Aubrey Beardsley, Famous for his erotic pen and ink drawings, TB took this gifted aesthetic artist at only 25
The erotic Art of Aubrey Beardsley
He died at 25, of TB. It was a brief life, yet, despite being dogged by ill-health, he had worked with some of the most famous literary figures of his day. Although his name may not be familiar to you, you will almost certainly have heard of some of his closest friends and clients. He produced illustrations for Oscar Wilde, Edgar Allan Poe and for Sir Thomas Mallory’s ‘Morte D’Arthur’. He was also famous, or rather infamous, for his erotica, which often featured male figures with disproportionately large genitalia. As I don't wish to breach HubPages guidelines, I can only suggest that you check these out on one of the many links to his work that can be found by Googling his name!
An immaculate dandy in his dress and manners, he was a known associate of the reputedly homosexual aesthete, yet art historians have found no evidence to suggest that he was anything other than heterosexual. The many rumours about his sexuality that surfaced after his death all revolve around women, including the suggestion that he was in an incestuous relationship with his sister. He was, of course, Aubrey Beardsley.
Oscar Wilde's play 'Salome'
Salome is a tragedy by Oscar Wilde. The original version of the play was written in French in 1891, but three years later Wilde published an English translation, illustrated by Aubrey Beardsley. The play tells the Biblical story of Salome, who is encouraged by her mother, Herodius, to dance the Dance of The Seven Veils in exchange for the head of John the Baptist. Beardsleys illustrations for this play are probably amongst his best known work, and the header picture for this hub is one of them.
La Toilette de Salome
The Eyes of Herod
The Stomach Dance
A child of Victorian Brighton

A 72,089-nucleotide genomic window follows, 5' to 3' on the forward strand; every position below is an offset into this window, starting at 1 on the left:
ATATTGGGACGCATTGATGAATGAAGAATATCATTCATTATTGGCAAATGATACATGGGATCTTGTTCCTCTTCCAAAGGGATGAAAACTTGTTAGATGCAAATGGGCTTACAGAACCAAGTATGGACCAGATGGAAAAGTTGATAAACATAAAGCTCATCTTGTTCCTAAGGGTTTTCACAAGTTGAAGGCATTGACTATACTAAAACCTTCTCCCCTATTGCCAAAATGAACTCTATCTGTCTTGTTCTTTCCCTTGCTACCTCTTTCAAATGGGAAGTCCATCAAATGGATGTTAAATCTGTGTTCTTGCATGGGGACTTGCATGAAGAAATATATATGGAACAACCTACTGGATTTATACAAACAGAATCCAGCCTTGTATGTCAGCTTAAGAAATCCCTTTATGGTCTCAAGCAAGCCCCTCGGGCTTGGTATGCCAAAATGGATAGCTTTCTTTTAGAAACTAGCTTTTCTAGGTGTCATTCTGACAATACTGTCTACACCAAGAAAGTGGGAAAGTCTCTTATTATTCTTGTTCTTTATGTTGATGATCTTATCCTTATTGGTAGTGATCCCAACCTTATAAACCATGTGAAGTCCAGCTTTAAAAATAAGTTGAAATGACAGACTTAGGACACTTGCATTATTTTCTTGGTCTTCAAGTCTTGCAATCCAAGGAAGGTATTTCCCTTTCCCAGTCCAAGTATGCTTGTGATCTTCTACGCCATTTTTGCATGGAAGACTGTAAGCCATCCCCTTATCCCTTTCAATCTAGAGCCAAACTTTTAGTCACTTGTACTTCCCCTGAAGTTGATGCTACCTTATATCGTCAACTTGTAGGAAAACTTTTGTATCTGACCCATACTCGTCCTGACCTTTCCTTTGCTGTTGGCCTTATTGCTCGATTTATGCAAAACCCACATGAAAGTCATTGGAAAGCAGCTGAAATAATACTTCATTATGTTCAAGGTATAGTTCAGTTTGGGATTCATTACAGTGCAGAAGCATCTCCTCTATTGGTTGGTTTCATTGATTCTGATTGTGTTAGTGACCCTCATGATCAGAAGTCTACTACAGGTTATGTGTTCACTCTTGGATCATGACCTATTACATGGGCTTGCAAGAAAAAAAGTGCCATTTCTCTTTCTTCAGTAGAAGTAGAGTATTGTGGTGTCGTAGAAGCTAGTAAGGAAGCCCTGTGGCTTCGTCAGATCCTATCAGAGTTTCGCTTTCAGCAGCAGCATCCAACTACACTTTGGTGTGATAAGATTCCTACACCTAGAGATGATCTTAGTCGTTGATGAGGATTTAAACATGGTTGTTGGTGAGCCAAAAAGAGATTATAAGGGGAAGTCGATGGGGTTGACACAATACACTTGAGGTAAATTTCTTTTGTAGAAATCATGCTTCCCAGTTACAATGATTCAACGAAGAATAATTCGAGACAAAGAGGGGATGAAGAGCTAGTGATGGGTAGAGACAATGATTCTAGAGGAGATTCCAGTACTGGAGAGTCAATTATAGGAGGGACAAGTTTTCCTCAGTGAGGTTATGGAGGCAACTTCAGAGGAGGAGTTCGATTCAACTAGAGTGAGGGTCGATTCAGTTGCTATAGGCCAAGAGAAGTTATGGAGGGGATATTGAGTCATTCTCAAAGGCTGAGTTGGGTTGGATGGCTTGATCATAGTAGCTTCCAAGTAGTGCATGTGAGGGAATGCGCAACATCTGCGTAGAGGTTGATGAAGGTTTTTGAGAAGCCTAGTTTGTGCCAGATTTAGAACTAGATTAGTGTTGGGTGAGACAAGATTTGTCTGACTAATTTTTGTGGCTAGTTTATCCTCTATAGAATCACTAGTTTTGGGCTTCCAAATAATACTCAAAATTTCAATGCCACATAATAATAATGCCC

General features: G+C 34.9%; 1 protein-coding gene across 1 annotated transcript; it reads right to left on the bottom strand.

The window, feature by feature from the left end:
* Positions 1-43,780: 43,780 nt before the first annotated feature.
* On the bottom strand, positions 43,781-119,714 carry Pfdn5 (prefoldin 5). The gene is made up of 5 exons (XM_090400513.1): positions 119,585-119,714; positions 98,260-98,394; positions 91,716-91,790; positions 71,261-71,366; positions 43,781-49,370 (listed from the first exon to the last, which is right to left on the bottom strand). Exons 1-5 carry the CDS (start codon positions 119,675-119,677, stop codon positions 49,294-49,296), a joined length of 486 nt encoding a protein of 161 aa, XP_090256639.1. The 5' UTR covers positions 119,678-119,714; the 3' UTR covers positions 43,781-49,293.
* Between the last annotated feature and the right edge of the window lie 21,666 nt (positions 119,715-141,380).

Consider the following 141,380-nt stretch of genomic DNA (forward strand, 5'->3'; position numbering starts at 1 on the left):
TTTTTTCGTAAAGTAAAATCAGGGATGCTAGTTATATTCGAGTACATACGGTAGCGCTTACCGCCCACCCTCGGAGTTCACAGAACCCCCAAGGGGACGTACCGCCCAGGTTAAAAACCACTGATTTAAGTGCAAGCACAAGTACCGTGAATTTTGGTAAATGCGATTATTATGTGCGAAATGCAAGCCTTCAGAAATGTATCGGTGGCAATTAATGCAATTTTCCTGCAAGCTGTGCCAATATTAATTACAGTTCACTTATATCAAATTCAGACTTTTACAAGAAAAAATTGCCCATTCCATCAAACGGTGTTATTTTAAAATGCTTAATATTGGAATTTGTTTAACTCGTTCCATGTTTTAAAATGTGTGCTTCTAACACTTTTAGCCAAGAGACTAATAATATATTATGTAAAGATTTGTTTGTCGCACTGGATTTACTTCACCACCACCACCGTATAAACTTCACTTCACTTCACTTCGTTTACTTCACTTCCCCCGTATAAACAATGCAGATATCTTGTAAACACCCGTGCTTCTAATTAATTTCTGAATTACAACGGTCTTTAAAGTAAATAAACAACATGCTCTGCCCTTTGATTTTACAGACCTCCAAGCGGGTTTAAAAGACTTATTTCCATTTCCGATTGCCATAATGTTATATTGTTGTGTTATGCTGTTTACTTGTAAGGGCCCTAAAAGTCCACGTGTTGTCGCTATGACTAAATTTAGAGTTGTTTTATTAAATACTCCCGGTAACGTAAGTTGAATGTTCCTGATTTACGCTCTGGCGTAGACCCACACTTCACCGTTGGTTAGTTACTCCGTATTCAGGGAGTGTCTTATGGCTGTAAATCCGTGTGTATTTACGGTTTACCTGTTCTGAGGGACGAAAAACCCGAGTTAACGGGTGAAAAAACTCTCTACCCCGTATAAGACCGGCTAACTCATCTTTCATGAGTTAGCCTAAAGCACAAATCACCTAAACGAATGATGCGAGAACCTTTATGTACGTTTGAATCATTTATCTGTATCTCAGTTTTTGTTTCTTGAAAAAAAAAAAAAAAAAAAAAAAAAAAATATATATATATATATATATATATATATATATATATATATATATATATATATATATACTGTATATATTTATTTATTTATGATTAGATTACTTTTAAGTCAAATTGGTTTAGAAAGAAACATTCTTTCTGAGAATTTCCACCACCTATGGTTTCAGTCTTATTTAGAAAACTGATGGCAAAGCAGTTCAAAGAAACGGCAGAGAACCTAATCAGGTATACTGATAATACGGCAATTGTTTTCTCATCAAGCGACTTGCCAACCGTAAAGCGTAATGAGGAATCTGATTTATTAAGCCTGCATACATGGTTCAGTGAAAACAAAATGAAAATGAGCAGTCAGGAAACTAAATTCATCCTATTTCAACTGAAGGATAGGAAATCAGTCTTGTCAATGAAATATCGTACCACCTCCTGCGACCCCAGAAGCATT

Born in Buckingham Road, Brighton, on the south-east coast of England on 21 August 1872,
Aubrey Vincent Beardsley was the son of Vincent Paul Beardsley, and his wife, Ellen Agnus Pitt.
Mrs Beardsley came from a well-to-do local family, and was widely thought to have 'married beneath her'. But no matter how shocking this ill-advised union might have been, the scandal must have paled into insignificance alongside Aubrey's exploits. By the early age of nineteen, he had already carved a unique niche in artistic society. His quirky, and frequently erotic pen and ink drawings were popular with his friends and patrons, and Oscar Wilde's play Salome was published in 1893 alongside several of Beardsley's stylized and often disturbing images. When challenged about the nature of his work, he is quoted as saying; "I have one aim — the grotesque. If I am not grotesque I am nothing."
By the age of ten, Aubrey Beardsley was already a promising artist and his housemaster at Brighton Grammar School, Arthur William King, gave him great encouragement. Despite this, Beardsley left school at the end of 1888, to become a clerk at the Guardian Life and Fire Insurance Company in London, but his career in Insurance was to be very short-lived. Already afflicted with the disease that would eventually end his life, he suffered regular attacks of haemorrhaging of the lungs and he was forced to abandon his job in less than a year.